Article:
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Two-time Olympic triathlon medallist Bevan Docherty has set himself a new mission this year: to challenge others.
The former world champion has started a new initiative, called "The Docherty Dares programme", aimed at supporting Kiwis to achieve goals they previously never thought possible.
The programme was inspired when Bevan saw Christchurch man Scott Kotoul cross the finish line at the Round Lake Taupo Cycle Challenge. Near exhaustion after only doing half the distance (80km), Kotoul said he was only going to do 40km next year. But Docherty dared Kotoul to enter the entire 160km next year. He accepted the challenge.
Docherty this year hopes to help five Kiwis in a similar vein. "It's open to anybody who wants to get out there and push their limits. If there's a desire there, I'm here to take away the excuses," he said.
What are your goals for 2009?
There's a new World Cup series and, basically, in the past it used to be a one-off World Champs, now there's a world series. It's an eight-race series throughout the world. The first race starts at the beginning of May in Singapore and, in order to be world champion this year, you have to do well in all those races so that's my goal, to be world champion.
What inspired you to embark on a career in sport?
I come from a running background and I've always enjoyed sport but, to be honest, I never considered it as a profession. But I guess at university, I was kind of crossed between two paths - being an engineer and drinking a lot of beer or living a healthy lifestyle and pursuing my dreams as an athlete.
When you were 13 were there any other sports you fancied yourself as a future star in?
When I was 13, I was a runner. I was pretty good at cross-country and I couldn't swim to save myself. In fact, the first triathlon I entered I was last. I was actually second to last, but my Dad was last and he pulled out, so I was officially last out of the water.
Describe your job
Originally being a full-time athlete was 35 hours training a week, watching a lot of TV and sleeping a lot. Now it is 35 hours training a week, plus another 35 hours of sponsorship commitments, and trying to fit in as much sleep in there as possible.
Best thing about your job?
The best thing would certainly be the endless summer. I haven't spent a full winter anywhere for about 12 years.
And the worst?
The worst thing I guess is the constant fatigue. When you're training 30-35 hours a week at a high intensity there's very little energy and it just becomes this constant drain which slowly gets to you.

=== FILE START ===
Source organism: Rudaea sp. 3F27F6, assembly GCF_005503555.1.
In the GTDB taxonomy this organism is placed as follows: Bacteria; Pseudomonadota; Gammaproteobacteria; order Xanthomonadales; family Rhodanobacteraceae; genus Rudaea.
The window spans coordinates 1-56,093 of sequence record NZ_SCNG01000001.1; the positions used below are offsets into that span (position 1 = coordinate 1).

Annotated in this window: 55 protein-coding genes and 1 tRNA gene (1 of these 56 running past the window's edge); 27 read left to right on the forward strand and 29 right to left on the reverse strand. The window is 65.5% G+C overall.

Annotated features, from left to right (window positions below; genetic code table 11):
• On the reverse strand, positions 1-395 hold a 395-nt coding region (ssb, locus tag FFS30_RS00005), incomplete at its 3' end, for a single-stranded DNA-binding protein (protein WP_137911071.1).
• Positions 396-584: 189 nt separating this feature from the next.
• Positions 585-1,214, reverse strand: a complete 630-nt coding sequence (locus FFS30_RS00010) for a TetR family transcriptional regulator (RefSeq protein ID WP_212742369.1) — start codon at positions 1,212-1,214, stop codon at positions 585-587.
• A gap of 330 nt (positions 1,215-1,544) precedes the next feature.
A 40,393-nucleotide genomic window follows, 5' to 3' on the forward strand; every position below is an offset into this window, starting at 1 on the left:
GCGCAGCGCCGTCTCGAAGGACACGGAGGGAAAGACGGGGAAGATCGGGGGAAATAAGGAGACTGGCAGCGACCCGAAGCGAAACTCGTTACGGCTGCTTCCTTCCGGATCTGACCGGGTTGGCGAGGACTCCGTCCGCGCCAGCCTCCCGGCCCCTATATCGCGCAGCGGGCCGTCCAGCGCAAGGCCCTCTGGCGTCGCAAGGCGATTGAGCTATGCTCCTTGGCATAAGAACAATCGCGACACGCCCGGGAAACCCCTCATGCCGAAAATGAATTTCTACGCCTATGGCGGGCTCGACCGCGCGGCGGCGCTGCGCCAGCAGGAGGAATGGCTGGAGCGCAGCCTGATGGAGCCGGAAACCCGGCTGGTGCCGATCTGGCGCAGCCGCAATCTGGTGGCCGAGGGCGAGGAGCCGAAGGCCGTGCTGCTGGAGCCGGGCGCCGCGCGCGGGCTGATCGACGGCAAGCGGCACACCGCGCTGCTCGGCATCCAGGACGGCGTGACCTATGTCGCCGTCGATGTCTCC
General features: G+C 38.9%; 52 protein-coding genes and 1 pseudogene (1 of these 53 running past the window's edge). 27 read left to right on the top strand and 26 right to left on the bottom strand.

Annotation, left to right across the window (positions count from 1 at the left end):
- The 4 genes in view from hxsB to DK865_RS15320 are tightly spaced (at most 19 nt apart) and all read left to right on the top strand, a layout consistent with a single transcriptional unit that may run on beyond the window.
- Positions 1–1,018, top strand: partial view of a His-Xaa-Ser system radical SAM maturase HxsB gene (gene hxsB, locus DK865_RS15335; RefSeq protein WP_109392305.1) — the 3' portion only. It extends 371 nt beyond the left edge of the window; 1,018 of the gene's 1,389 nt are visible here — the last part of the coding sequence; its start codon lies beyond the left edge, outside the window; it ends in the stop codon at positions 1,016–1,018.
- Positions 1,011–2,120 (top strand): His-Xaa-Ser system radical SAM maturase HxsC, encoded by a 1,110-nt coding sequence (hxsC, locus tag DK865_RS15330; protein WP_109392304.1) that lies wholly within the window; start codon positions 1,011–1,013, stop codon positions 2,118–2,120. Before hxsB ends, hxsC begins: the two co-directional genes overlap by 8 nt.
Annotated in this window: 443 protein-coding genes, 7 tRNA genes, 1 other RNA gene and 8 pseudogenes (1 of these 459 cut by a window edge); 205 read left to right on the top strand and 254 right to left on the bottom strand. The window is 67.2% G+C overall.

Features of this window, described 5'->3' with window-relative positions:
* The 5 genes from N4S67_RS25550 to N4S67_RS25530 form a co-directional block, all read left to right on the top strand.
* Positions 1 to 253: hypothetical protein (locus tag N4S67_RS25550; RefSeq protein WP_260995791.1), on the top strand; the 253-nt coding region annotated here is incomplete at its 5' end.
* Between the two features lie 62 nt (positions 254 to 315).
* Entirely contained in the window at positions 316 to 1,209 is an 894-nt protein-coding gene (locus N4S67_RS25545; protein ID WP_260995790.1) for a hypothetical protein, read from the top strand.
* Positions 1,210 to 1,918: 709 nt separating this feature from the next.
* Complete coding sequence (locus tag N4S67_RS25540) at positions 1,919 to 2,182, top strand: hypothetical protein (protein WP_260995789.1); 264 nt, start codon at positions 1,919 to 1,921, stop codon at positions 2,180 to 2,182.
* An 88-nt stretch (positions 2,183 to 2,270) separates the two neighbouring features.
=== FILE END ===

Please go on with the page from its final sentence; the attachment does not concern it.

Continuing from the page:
Do you feel your sport gets the amount of public attention it deserves?
It's slowly getting that way, obviously after the Olympics in 2004 our profile was lifted considerably, before that we got bugger all.
Proudest achievement of your sporting life?
My proudest achievement was definitely being [along with Hamish Carter] part of the gold-silver Kiwi finish in Athens. A lot of people come up to me and say that was one of the greatest moments in New Zealand sporting history and to be part of that is a huge honour. It probably would have been better to be the other way around: I would have preferred gold.
What is the one career ambition you want to realise before you retire?
Obviously Olympic gold is the only box I haven't ticked off as a professional triathlete. But having not achieved that at this point in time is probably a good thing because it's keeping me very motivated.
If you weren't a sportsperson, what would you be doing?
If I weren't a triathlete, I would like to be a professional car driver of some sort, but at school I was crossed between university and triathlon, so I would probably be an engineer somewhere.
Who was your childhood hero?
Certainly when I was coming up through the ranks of triathlon I looked up to the likes of Rick Wells and Hamish Carter. But I guess someone that inspired me was Burt Munro who I think was just your great inspiring Kiwi, who didn't let obstacles stop him from doing what he wanted and had a good old Kiwi can-do attitude.
To find out more on Docherty's new initiative or to apply for a place on the programme go to "Docherty Dares" at www.docherty.co.nz